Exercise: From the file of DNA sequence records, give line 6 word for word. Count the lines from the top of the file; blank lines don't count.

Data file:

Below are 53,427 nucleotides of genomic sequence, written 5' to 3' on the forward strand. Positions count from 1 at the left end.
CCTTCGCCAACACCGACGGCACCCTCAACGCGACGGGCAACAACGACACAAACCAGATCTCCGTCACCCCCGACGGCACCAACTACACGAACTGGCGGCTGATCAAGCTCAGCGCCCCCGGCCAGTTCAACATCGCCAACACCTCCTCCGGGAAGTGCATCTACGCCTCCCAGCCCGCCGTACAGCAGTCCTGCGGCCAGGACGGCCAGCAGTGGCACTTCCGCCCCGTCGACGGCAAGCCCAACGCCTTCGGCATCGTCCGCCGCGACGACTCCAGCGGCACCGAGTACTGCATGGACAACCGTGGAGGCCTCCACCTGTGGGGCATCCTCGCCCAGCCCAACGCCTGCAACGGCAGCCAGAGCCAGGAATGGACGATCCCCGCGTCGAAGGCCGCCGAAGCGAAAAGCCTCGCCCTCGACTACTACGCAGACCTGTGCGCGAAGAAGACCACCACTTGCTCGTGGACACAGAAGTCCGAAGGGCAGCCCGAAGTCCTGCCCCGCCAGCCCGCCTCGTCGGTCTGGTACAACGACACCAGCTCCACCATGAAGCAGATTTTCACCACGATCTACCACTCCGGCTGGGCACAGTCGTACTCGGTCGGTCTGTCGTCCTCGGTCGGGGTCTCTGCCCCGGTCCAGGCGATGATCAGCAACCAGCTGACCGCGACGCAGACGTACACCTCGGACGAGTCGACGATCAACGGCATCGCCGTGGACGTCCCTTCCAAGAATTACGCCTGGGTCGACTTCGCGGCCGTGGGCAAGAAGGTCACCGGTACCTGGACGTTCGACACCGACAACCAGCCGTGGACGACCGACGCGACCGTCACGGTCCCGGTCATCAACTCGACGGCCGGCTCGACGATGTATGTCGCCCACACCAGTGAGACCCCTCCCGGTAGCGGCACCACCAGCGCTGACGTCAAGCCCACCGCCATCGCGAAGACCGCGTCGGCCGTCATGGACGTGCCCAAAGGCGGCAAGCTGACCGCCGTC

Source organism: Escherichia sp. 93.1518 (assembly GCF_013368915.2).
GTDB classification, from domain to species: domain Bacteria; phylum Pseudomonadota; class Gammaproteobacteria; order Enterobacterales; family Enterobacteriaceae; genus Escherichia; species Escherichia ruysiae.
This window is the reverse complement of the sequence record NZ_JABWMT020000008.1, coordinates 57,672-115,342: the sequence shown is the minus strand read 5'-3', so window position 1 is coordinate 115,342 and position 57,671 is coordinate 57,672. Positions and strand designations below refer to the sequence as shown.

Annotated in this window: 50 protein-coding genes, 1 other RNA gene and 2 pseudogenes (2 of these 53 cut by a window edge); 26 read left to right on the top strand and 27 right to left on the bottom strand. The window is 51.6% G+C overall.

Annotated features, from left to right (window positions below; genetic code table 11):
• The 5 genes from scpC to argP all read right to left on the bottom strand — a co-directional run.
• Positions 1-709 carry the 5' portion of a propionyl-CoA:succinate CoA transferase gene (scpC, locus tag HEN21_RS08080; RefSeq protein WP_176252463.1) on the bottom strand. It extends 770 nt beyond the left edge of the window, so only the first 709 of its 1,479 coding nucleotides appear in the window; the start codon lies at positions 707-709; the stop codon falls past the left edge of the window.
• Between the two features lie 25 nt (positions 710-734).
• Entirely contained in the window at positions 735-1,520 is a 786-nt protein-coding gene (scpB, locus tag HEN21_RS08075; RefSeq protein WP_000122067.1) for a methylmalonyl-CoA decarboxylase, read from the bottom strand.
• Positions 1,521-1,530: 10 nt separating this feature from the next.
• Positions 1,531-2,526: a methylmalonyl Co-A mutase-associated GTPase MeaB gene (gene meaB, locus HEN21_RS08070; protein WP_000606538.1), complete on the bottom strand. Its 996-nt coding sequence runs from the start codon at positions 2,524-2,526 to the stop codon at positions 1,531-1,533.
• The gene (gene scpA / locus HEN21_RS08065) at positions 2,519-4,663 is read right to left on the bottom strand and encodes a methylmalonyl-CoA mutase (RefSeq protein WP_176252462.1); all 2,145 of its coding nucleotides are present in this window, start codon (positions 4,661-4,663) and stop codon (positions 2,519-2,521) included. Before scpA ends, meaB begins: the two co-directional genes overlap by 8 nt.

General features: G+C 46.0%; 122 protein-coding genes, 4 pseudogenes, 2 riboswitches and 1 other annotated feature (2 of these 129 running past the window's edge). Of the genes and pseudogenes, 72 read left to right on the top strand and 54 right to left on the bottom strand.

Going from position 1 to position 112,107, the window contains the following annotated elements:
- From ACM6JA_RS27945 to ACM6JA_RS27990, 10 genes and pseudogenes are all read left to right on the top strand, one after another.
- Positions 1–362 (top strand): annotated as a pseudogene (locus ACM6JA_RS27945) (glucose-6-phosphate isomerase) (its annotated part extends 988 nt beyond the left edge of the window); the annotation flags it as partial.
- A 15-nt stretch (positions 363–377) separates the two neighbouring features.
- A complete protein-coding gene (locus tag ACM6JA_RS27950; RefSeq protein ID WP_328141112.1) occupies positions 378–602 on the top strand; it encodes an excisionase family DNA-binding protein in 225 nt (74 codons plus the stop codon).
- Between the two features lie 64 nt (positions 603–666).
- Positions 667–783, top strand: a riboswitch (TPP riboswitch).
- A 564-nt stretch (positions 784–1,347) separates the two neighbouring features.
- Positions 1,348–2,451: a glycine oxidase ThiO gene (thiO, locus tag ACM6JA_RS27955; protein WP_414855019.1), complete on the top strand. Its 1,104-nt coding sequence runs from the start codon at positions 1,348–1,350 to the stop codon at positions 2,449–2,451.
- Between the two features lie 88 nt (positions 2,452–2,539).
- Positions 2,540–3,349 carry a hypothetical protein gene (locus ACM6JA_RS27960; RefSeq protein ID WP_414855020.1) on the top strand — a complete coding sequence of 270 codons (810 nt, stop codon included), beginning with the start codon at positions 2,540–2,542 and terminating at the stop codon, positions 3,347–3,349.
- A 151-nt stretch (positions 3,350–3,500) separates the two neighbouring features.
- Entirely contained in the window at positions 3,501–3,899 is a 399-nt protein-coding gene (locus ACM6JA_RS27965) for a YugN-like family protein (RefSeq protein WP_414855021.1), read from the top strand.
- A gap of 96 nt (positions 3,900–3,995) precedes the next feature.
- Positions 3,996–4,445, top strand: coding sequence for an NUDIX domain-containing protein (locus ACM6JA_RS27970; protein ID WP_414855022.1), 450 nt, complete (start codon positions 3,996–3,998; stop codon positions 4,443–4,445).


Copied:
Annotated in this window: 50 protein-coding genes, 1 other RNA gene and 2 pseudogenes (2 of these 53 cut by a window edge); 26 read left to right on the top strand and 27 right to left on the bottom strand. The window is 51.6% G+C overall.